Last Blog of the Year/Graduation Message

June 09, 2017

Dear Parents,

For one last time this year, I wanted to extend my thanks and gratitude to you for a wonderful school year. Though not without its challenges, I am thrilled that our students’ school year was arguably one of the best yet (according to those who have been here a LOT longer than I have!). And, I’m even more excited that the year has ended on such a positive note for all parents, students, and faculty alike! With that, I hope you will go into the summer with enthusiasm for the year that just closed and for all that is still to come in 2017-18. I will check in with you again over the summer, but until then, I hope you have a wonderful, restful, and safe summer break – filled with fun, family, and even a little learning, in whatever capacity that may be!

One last thing – yesterday we celebrated the graduation of our 6th grade class – a class that was truly extraordinary in many ways. Though for many of you, graduation is several years away, I wanted you to have a chance to read the words I shared with this wonderful class, as we bid them farewell (see below).

B’Shalom,

Shara

Head of School Graduation Address

Sixth graders, I like to think of our school as a nest (I know that we have THE Nest, but no, I’m not talking about the babies in the ECC). Your teachers have been here for you in every way you’ve needed as you’ve grown up, here to give you a hug when you had a bad day, to help you learn from choices you made what weren’t the best (although you didn’t have many of those). And as you’ve grown up, your teachers have slowly scaled back their support and protection, so that by the time you have reached today, you are ready for the first step you’re going to take on a middle school campus as a 7th grader. I have confidence in you. You’ve got this. And I have some advice to continue to help guide you, so please, please remember what I’m about to say.

You all have a very strong sense of right and wrong. Some people call it a moral compass. Please, always listen to your moral compass, even if it doesn’t seem like the popular thing to do. You have to trust yourself— if you are uncomfortable about something that’s happening, whether it be choices being made by people around you, or words that someone is saying that leaves you with an uneasy feeling in your stomach… or something that should be happening that isn’t— if someone isn’t being included, if no one is saying thank you, if no one is helping someone who is struggling… BE THE PERSON who steps in to help. Be the person who stands up for others. Because you know what’s right.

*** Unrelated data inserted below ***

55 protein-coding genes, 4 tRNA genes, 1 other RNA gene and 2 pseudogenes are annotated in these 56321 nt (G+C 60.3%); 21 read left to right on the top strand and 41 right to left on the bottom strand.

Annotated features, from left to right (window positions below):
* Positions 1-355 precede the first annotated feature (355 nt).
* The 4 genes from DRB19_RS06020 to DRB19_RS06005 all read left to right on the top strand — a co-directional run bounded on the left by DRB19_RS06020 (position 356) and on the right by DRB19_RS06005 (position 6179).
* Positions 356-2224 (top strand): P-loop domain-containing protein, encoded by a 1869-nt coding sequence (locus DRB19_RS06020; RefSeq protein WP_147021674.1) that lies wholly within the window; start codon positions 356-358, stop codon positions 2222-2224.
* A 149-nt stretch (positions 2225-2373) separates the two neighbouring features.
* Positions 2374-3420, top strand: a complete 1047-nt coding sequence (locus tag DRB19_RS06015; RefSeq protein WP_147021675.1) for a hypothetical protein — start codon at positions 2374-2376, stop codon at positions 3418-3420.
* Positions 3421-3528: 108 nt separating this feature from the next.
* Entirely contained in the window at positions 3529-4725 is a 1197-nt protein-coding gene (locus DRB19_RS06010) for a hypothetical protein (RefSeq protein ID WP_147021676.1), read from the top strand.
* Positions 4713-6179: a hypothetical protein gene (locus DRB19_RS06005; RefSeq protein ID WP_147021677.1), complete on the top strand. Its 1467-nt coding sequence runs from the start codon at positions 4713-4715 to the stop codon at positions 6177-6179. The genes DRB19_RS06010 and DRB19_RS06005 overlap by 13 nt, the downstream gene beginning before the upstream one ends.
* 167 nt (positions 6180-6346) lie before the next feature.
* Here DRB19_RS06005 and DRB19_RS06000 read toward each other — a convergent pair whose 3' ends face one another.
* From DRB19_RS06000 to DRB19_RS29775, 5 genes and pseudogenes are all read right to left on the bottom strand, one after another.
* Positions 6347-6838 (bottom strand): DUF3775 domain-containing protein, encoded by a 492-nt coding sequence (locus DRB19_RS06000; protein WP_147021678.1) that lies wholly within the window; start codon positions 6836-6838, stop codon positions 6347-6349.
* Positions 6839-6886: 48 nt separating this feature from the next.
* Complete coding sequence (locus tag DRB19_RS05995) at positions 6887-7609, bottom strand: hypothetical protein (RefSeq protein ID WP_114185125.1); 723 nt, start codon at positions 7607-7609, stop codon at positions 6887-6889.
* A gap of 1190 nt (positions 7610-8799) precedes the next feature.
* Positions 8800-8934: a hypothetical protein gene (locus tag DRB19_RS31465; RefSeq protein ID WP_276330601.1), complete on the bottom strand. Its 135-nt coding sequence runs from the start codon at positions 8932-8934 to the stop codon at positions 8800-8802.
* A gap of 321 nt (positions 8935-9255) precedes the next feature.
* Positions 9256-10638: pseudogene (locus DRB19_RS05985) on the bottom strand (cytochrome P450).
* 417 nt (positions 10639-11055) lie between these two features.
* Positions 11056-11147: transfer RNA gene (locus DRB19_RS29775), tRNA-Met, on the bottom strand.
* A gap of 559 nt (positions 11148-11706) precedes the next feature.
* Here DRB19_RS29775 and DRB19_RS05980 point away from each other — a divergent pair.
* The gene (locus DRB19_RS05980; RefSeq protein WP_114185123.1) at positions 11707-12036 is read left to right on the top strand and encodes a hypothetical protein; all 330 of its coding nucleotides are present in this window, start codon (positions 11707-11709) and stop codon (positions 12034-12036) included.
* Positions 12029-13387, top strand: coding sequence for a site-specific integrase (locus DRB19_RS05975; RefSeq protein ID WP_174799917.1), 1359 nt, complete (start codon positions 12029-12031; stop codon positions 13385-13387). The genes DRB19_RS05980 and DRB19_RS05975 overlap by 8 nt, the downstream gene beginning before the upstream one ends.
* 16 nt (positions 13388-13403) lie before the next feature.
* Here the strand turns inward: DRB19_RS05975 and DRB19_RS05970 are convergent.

I want you to take a moment and reflect on the humongous gift your parents have given you by providing you with this education. You do know that there are schools out there in this world that are free! But your parents wanted a particular type of childhood for you. I’m going to describe some of this to you because, if you have been here your whole life, you might not realize how truly special this place is in comparison to some other schools in the world.

Your parents wanted you in a place where you wouldn’t be just a name on a roll sheet, but where you would be known. Where teachers had small enough classes that they were able to give you any help you ever needed— even if that meant that they were writing back to your emails at 9PM so that you wouldn’t stress out about the test the next day. Your parents wanted a community for you that was steeped in Judaism. Where you would learn about your heritage in a way that would allow you to truly understand what it means to live a meaningful, Jewish life. Your parents didn’t just want a school for you, they wanted you to feel like you were being raised in a village by a community that looks out for each other, and that’s not easy to find in a place as big as Los Angeles. Your parents sacrificed to make sure that you were able to have this, and you should thank them. Not just today— today is an obvious day to thank them— but every time, in the future, you find yourself thinking of a lesson you learned here, thank your parents. Every time you think about this community as an example of what community can be, thank your parents. Every time that you hear that moral compass pointing you in the right direction, thank. your. parents.

Just because you have graduated, does not mean that this connection is over. You want to make any of your teachers really happy? E-mail them with a question from a 7th grade math class, for help studying for an 11th grade US History test, or to ask one of them to edit your college application essay. They will be honored that you thought of them, and thrilled to hear from you. Stay connected with the synagogue for our B’nai Mitzvah and teen programs. Come by and visit when you’re in the neighborhood because you’re home visiting from college.

Know that we are here for you forever. We’re proud of you always. And we miss you. Already.